Taking a deeper dive, the difference in player compensation is even starker when accounting for the amount of extraneous cap charges NFL teams carry compared to NBA teams. When NFL teams exit contracts with years remaining—as they do repeatedly—there are always leftover cap charges from signing bonus proration, renegotiations and other maneuvers to create short-term cap room. This is not cash remaining; it has already been paid. Rather, these are cap accounting charges taking up available space that could be spent on active players.
As an example: Between last year and this year, Tony Romo still accounts for close to $20 million on the Dallas Cowboys’ cap while working for CBS. And cap space allocated to Romo could have otherwise been allocated to active Cowboy players, but it is simply taking up that space. With so many charges like Romo’s to NFL team caps, it is inaccurate to calculate per-player compensation by simply dividing team cap room by number of players.
The NBA, with no cap proration on signing bonuses (it is unnecessary with money largely fully guaranteed), presents a much stronger cash-cap correlation.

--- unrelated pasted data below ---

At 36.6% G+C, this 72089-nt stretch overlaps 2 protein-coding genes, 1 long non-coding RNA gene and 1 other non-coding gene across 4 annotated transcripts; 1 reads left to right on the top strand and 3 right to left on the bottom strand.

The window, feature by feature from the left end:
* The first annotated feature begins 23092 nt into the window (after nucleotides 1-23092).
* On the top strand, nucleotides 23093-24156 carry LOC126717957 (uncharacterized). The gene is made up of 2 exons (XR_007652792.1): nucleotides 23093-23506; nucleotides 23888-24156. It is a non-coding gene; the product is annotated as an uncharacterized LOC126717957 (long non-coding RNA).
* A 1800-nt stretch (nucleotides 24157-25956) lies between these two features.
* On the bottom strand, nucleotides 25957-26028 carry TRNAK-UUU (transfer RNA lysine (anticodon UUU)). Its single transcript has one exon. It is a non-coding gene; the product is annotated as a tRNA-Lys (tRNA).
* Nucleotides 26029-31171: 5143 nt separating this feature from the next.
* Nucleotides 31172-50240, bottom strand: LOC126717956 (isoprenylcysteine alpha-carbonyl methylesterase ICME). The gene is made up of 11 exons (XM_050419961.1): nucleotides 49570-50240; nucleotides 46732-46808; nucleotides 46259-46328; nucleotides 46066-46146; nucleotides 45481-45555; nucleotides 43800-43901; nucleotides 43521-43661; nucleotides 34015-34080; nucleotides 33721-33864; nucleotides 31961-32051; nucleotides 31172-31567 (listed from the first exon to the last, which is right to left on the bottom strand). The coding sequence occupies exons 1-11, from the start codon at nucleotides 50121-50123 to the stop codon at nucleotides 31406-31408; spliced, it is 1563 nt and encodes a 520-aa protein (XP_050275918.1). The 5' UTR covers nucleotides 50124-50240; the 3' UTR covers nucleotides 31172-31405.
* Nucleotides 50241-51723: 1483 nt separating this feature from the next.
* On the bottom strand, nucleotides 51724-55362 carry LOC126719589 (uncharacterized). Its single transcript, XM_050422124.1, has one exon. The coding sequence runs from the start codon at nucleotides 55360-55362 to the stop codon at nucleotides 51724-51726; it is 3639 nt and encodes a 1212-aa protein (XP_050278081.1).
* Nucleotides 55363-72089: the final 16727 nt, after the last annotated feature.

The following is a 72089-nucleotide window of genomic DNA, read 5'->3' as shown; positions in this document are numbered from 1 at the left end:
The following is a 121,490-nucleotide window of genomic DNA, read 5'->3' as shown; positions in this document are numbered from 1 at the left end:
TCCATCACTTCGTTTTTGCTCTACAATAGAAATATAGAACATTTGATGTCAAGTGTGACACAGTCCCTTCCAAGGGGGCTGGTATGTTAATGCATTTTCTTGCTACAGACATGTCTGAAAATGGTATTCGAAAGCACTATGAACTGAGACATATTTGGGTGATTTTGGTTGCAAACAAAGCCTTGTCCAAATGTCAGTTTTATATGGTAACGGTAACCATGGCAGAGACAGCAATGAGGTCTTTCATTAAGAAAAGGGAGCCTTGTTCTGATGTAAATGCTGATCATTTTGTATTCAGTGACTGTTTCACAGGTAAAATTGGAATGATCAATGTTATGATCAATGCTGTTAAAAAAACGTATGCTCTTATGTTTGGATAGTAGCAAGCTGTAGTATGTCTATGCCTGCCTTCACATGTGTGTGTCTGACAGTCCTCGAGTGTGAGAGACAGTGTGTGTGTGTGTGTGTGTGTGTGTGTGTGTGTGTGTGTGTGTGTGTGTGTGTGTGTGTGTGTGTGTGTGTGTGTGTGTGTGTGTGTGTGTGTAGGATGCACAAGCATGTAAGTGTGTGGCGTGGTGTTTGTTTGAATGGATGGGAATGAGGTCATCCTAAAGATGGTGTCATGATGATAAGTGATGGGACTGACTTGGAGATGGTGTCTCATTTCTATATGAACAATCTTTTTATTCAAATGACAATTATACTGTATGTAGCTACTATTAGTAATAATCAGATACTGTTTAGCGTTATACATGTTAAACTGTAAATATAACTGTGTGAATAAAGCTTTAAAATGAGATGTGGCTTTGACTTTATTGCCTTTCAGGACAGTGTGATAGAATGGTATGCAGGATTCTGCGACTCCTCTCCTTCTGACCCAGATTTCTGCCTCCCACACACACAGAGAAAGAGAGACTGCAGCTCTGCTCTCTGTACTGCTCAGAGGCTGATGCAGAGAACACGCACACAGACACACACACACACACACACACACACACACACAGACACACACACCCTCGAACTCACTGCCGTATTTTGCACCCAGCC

I do not raise these disparities with an agenda to disparage NFL player agents or union leadership. Rather, as hopefully a leading voice in the business of sports, I try to take readers/viewers/listeners behind the curtain of the inner workings of player compensation, accessing my experience on both sides of the table (agent and team).
When raising these issues, I hear many reactions. Even in the past week, I received messages from a former player (Robert Smith) saying I was being unfair and a current player (Russell Okung) saying I inspired a Tweetstorm from him (an impressive one, at that).
When hearing from those defending the NFL contract system, there are some standard defenses and rationalizations. Here are a few, with my thoughts debunking these notions:
1. You can’t guarantee NFL contracts because football is a violent game with a much higher injury rate than other sports.